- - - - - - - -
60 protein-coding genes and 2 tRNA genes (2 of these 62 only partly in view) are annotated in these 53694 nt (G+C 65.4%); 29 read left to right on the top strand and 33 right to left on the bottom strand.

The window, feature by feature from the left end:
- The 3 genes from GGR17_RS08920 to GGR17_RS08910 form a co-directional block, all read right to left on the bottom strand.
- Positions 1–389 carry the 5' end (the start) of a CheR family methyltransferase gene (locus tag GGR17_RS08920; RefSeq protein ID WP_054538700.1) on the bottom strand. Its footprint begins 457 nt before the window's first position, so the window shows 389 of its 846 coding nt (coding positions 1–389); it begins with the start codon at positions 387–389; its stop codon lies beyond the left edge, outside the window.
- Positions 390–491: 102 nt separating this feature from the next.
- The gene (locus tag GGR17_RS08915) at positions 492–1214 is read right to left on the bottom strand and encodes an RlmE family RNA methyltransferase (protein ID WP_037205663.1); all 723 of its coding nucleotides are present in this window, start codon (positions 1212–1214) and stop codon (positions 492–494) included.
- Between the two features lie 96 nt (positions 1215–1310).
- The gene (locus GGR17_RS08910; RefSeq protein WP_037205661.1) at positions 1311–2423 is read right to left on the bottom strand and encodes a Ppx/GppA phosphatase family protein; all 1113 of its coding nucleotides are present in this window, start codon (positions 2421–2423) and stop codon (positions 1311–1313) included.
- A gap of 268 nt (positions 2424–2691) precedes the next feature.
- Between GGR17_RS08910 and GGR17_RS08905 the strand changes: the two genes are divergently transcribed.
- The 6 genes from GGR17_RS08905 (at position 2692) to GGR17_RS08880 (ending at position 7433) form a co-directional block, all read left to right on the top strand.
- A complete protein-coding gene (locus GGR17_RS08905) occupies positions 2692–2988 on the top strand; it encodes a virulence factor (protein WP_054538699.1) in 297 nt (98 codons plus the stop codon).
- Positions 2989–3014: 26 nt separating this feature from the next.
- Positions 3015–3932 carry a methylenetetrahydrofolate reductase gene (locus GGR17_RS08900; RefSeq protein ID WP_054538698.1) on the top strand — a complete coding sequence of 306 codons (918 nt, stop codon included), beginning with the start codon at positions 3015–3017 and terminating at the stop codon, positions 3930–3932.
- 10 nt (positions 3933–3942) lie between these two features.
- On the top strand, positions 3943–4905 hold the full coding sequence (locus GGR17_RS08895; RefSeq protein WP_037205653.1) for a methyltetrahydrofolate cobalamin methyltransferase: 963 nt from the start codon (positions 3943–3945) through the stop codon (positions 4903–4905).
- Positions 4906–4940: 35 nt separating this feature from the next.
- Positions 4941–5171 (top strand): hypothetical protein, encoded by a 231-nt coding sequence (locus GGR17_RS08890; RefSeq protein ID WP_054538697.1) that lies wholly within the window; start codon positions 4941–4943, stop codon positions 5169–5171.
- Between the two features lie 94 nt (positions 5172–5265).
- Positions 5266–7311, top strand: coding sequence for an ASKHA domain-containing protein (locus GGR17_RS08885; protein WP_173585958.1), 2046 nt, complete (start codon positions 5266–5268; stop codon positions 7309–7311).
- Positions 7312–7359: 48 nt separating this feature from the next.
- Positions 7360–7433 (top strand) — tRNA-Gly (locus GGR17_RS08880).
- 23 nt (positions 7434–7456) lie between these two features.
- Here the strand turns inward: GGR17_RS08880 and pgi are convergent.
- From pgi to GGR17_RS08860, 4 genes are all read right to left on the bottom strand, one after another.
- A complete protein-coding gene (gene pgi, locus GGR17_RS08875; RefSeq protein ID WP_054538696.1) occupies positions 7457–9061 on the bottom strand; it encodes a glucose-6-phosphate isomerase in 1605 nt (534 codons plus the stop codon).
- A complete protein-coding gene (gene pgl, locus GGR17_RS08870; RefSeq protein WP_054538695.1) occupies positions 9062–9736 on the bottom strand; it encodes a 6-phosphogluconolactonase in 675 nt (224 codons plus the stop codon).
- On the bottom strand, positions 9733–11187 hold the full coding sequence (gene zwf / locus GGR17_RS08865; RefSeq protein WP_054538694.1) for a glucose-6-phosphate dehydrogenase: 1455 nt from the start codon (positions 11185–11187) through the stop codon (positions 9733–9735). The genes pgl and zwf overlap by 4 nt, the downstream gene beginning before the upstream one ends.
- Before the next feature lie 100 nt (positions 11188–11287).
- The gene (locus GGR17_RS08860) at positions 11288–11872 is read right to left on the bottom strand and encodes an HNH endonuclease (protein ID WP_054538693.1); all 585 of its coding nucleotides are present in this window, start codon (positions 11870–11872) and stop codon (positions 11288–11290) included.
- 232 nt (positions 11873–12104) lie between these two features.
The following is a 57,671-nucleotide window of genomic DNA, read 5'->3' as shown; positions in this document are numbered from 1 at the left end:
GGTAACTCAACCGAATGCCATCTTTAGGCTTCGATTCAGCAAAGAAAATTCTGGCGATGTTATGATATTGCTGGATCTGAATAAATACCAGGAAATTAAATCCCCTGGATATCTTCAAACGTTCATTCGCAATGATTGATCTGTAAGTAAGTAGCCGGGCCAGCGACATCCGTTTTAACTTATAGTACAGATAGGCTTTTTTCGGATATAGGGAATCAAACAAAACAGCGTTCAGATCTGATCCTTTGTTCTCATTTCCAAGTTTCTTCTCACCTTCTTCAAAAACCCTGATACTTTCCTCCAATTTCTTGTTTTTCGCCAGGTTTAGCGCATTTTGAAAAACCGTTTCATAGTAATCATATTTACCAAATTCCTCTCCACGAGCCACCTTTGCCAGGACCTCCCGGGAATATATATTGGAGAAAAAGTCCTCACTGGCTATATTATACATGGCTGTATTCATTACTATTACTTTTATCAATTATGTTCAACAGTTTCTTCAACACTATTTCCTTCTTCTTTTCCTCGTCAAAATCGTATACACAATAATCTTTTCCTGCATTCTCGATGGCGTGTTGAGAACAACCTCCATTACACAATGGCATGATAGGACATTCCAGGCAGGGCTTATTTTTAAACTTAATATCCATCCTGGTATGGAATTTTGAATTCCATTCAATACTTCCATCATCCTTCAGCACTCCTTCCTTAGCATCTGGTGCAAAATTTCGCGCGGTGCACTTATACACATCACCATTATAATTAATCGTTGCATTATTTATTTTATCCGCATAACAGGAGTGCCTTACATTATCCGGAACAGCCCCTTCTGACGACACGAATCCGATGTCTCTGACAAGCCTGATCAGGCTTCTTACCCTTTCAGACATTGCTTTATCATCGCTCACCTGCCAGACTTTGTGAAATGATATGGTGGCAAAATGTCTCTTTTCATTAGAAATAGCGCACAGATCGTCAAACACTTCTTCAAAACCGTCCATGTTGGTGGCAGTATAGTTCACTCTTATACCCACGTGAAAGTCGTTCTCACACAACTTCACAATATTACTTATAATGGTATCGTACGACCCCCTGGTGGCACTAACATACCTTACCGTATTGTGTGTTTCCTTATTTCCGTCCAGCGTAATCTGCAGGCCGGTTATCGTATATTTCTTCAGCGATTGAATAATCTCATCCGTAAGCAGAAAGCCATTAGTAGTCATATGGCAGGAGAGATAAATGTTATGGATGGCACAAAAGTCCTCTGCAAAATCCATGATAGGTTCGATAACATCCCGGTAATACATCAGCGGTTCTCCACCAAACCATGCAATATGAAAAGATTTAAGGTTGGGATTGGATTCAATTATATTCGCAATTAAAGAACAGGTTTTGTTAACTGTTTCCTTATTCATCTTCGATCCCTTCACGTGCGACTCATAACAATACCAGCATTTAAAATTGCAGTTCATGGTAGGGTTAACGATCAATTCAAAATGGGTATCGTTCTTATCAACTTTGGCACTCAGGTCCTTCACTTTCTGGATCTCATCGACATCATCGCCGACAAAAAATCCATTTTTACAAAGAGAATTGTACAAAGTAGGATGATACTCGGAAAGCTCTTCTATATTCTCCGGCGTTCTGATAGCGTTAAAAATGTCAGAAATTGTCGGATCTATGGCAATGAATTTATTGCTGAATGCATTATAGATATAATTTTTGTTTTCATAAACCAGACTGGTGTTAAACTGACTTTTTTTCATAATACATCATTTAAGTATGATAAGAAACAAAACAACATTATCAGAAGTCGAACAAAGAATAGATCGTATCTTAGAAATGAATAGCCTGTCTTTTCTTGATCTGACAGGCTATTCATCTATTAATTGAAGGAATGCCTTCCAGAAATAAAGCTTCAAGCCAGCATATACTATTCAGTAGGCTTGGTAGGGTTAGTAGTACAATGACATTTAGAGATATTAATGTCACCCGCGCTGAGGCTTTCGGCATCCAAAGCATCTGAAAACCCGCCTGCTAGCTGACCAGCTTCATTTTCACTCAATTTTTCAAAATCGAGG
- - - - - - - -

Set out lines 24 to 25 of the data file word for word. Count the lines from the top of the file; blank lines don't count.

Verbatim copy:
- Here the strand turns inward: GGR17_RS08880 and pgi are convergent.
- From pgi to GGR17_RS08860, 4 genes are all read right to left on the bottom strand, one after another.